Top White House economic adviser Gary Cohn has announced his resignation following US President Donald Trump’s controversial plan to impose hefty tariffs on steel and aluminum imports.
Cohn,the director of the National Economic Council, handed in his notice on Tuesday after a little more than a year on the job.
His resignation came after Trump announced plans last week to impose a 25-percent tariff on steel imports and a 10-percent one on aluminum, a move that Cohn had firmly opposed.
“It has been an honor to serve my country and enact pro-growth economic policies to benefit the American people,” the adviser said in a statement about his resignation, refusing to provide further details. “I am grateful to the President for giving me this opportunity and wish him and the Administration great success in the future.”
Trump’s plans to impose the tariffs has reportedly triggered an intense debate within the oval office between Cohn and other advocates of free trade, on one side, and protectionist advisers on the other.
In response to Cohn’s resignation, Trump said in a statement that “Gary has been my chief economic adviser and did a superb job in driving our agenda … He is a rare talent, and I thank him for his dedicated service to the American people.”
The president also said in a tweet that he would make a decision soon on appointing a new chief economic adviser after Cohn’s resignation from the post.
“Will be making a decision soon on the appointment of new Chief Economic Advisor. Many people wanting the job – will choose wisely!” Trump wrote.
Unveiled on Thursday, the plan sparked a flurry of criticism both at home and aboard.
Trump believes the tariffs will safeguard US jobs, but economists say the measures will destroy more jobs than they create and will hurt the very US companies and workers that Trump has said he aims to protect.
Top US energy industry trade groups, which rely on imported steel for drilling equipment, pipelines, liquefied natural gas terminals, and refineries, have issued statements, calling on Trump to scrap the plan.
The decision also drew complaints and counter-threats from the European Commission, Canada, Mexico, Australia and the world’s biggest steel producer, China.
Beijing said it was ready to “take necessary measures” against Washington if it aimed to harm China’s economic interests following the imposed tariffs.
During his presidential campaign, Trump repeatedly blamed what he called unfair trade deals and allegedly abusive practices by countries such as China and Mexico for the massive US trade deficit and the loss of high-paying American factory jobs.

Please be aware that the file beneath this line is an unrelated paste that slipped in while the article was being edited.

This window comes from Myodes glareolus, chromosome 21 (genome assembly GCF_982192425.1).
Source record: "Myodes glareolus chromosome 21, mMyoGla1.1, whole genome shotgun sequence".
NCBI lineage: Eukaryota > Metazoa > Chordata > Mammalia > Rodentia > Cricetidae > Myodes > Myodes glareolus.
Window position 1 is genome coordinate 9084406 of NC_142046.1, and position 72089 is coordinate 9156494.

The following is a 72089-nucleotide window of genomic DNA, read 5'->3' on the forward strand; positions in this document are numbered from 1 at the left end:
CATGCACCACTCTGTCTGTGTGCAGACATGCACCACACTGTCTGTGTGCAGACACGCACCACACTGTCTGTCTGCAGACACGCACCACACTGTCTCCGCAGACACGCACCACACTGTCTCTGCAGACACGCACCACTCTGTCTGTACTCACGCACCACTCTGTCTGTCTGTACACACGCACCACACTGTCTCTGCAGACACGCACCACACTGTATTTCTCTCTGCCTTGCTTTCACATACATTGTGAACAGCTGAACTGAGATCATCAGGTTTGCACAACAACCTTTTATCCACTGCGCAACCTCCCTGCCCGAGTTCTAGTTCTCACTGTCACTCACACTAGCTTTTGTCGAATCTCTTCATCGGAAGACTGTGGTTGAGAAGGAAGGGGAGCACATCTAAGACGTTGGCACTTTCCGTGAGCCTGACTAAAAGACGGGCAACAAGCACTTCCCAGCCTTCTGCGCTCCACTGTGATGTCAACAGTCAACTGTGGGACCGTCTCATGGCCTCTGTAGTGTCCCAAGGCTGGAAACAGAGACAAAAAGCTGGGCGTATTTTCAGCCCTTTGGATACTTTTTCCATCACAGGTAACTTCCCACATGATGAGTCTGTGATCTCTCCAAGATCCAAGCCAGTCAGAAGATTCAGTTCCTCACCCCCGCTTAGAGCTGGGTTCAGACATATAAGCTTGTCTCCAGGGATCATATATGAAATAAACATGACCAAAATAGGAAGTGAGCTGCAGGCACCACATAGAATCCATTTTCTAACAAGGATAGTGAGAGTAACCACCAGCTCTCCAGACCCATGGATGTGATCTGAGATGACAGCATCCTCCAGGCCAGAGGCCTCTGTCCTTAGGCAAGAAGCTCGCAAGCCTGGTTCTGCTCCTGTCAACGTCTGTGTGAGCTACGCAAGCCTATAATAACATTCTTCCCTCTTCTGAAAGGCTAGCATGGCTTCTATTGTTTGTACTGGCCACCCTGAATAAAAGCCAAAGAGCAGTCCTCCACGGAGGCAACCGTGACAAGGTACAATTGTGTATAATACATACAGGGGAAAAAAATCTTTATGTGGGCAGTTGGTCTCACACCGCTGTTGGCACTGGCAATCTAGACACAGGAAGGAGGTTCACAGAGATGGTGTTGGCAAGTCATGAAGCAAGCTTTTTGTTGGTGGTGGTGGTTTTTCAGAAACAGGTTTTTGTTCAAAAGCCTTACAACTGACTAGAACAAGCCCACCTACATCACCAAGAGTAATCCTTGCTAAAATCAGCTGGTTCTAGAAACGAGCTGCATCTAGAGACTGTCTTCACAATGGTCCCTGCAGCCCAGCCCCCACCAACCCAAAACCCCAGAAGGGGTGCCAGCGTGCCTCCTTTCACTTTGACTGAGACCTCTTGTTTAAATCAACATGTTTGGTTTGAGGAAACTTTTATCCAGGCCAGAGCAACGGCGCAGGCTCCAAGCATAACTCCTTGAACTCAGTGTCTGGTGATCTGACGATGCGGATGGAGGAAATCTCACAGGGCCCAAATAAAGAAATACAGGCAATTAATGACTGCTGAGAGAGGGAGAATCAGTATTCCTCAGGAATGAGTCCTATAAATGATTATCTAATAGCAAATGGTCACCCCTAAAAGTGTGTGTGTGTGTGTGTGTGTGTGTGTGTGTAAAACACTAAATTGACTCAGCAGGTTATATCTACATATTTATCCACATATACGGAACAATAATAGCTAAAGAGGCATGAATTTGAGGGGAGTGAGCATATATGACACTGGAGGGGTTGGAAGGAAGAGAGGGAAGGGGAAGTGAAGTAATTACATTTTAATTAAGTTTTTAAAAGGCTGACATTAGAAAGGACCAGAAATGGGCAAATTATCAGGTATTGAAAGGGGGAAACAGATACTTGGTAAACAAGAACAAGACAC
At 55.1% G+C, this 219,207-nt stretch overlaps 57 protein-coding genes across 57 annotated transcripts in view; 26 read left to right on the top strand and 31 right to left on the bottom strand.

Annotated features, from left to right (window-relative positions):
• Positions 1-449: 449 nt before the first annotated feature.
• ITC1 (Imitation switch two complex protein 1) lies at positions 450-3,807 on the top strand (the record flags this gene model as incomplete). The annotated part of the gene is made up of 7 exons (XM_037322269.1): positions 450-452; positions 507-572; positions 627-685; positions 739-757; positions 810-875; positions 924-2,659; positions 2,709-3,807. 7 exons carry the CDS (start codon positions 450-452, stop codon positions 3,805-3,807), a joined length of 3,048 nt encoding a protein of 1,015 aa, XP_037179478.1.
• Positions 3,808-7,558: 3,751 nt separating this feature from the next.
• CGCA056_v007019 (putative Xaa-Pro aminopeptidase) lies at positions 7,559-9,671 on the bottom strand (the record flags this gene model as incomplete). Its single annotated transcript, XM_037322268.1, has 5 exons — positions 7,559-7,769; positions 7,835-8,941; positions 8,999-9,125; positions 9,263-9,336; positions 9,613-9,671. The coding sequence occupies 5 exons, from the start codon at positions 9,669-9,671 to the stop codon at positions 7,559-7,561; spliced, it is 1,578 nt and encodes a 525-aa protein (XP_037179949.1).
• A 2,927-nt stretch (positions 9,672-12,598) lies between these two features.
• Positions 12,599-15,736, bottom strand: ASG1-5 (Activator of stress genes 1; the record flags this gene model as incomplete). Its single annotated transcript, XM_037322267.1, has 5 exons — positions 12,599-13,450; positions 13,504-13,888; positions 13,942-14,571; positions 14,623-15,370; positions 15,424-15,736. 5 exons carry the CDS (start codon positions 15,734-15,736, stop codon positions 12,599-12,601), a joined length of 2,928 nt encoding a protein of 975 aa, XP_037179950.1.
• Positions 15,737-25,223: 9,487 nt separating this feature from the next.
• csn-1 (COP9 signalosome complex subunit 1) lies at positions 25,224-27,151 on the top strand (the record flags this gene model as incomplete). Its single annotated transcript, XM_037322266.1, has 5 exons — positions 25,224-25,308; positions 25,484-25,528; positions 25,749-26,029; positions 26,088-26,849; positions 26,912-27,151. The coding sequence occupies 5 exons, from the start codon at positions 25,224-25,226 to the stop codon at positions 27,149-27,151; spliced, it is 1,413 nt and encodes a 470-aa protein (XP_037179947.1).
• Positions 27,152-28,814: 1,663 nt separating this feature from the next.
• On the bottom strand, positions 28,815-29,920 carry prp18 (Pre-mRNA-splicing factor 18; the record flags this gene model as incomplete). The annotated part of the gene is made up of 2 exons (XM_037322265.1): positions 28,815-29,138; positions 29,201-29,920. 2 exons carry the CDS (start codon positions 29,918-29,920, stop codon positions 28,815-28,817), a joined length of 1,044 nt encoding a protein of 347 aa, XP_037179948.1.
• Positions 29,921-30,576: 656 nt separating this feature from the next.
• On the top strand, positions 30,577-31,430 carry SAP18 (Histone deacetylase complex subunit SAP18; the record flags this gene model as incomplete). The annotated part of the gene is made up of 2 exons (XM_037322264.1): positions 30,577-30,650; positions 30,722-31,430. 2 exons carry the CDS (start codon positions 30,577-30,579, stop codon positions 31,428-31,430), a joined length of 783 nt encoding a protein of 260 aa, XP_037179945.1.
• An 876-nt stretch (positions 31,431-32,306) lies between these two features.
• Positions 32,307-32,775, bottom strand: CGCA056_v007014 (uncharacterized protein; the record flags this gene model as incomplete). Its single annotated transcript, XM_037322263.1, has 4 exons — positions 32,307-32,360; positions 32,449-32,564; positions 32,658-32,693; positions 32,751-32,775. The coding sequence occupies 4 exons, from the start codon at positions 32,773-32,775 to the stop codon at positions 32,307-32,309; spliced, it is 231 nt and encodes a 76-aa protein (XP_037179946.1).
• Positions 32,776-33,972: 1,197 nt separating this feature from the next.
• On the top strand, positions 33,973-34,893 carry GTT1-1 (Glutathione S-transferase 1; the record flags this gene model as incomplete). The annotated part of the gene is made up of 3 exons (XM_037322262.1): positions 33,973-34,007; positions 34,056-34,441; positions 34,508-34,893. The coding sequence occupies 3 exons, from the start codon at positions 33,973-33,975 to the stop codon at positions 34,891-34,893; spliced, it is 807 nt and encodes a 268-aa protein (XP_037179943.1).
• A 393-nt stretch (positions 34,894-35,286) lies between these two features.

Trump lashes out at EU trade rules
Also on Tuesday, the US president criticized the European Union’s trade rules as the 28-member bloc threatened to take retaliatory measures against Washington’s new trade tariffs.
“The United States has been taken advantage of by other countries, both friendly and not so friendly, for many, many decades, and we have a trade deficit of $800bn per year, and that’s not going to happen with me,” Trump said at a press conference with Swedish Prime Minister Stefan Löfven at the White House.
“The European Union has been particularly tough on the United States. They make it almost impossible to do business with them, and yet they send their cars and everything else back into the United States. They can do whatever they like but if they do that, then we put a big tax of 25 percent on their cars and believe me, they won’t be doing it very long,” he added.
Trump had earlier warned to impose more tariffs on car imports from the European Union despite the new tariff plan, with member states being concerned about the impact of the new tariffs on their economies.
Following Trump’s announcement, European Commission chief Jean-Claude Juncker complained that the proposed tariffs were a blatant intervention that amounted to protectionism, vowing to act “firmly” against the plan.
“We will not sit idly while our industry is hit with unfair measures that put thousands of European jobs at risk,” Juncker said.
EU’s response matches similar measures during a 2003 “steel war” unleashed by George W. Bush’s administration that eventually prompted the US to back down before the EU carried out its threat.